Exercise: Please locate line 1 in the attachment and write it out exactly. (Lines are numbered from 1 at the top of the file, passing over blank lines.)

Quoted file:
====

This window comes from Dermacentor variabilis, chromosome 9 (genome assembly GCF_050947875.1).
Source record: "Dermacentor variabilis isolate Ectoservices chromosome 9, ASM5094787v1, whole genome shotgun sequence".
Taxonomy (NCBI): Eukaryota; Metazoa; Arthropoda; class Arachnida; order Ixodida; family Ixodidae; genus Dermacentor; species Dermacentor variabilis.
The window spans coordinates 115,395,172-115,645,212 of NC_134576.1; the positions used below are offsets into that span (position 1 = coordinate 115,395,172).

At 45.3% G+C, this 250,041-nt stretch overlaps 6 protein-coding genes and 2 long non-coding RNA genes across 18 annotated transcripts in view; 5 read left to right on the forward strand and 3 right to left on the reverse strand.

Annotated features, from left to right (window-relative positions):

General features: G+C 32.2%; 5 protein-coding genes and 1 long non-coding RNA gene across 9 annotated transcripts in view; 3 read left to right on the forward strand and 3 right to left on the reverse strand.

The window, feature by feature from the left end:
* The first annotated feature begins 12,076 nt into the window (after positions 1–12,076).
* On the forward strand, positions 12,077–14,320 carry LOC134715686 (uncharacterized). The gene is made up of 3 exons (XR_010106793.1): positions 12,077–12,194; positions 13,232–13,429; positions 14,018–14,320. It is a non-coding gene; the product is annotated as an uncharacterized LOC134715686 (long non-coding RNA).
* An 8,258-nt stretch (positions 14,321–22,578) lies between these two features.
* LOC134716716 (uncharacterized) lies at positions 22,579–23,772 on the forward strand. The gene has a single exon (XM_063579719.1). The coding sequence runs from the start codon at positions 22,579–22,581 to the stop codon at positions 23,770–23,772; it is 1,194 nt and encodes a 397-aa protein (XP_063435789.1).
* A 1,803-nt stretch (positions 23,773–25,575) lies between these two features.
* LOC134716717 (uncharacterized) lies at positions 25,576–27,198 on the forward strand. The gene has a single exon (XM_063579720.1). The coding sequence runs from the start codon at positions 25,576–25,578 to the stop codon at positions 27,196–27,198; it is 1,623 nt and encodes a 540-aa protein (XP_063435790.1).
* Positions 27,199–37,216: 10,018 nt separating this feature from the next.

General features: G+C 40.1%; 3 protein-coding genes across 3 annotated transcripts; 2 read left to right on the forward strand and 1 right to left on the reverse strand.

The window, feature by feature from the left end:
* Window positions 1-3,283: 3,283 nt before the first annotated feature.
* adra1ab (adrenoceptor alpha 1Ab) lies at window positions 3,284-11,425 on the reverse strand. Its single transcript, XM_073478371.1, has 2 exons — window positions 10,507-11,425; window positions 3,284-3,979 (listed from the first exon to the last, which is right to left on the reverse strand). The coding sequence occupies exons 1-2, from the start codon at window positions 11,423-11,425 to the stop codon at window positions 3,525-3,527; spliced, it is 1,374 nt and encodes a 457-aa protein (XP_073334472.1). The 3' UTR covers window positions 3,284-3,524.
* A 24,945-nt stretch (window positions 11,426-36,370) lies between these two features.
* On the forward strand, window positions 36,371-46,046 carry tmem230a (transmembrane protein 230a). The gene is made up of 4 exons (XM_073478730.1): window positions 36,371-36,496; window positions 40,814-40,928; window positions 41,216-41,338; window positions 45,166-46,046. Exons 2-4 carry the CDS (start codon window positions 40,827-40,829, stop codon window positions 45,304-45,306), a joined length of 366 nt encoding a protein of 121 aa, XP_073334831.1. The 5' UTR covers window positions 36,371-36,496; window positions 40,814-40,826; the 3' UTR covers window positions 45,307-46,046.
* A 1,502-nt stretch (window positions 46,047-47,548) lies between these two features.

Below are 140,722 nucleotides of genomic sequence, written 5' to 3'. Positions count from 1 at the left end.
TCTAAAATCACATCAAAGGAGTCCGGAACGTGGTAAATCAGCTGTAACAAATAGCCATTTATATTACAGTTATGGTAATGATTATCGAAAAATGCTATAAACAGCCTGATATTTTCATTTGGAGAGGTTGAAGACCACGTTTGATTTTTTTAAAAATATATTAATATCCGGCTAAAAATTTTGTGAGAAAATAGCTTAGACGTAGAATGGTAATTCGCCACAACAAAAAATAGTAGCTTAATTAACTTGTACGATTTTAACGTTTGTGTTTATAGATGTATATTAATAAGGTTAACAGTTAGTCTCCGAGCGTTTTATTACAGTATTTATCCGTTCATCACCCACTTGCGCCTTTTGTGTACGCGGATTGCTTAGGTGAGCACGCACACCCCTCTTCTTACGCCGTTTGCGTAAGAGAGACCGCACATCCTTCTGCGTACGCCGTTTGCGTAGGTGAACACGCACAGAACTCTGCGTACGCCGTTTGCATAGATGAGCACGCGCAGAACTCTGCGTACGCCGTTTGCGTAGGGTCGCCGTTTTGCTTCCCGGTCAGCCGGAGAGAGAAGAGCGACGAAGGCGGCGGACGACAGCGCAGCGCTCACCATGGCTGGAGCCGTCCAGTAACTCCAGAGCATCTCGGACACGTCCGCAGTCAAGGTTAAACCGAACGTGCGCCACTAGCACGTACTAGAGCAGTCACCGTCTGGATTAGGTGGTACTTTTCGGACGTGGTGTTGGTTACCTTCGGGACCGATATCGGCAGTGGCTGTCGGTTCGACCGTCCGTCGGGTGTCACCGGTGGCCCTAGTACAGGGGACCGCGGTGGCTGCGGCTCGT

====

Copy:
This window comes from Dermacentor variabilis, chromosome 9 (genome assembly GCF_050947875.1).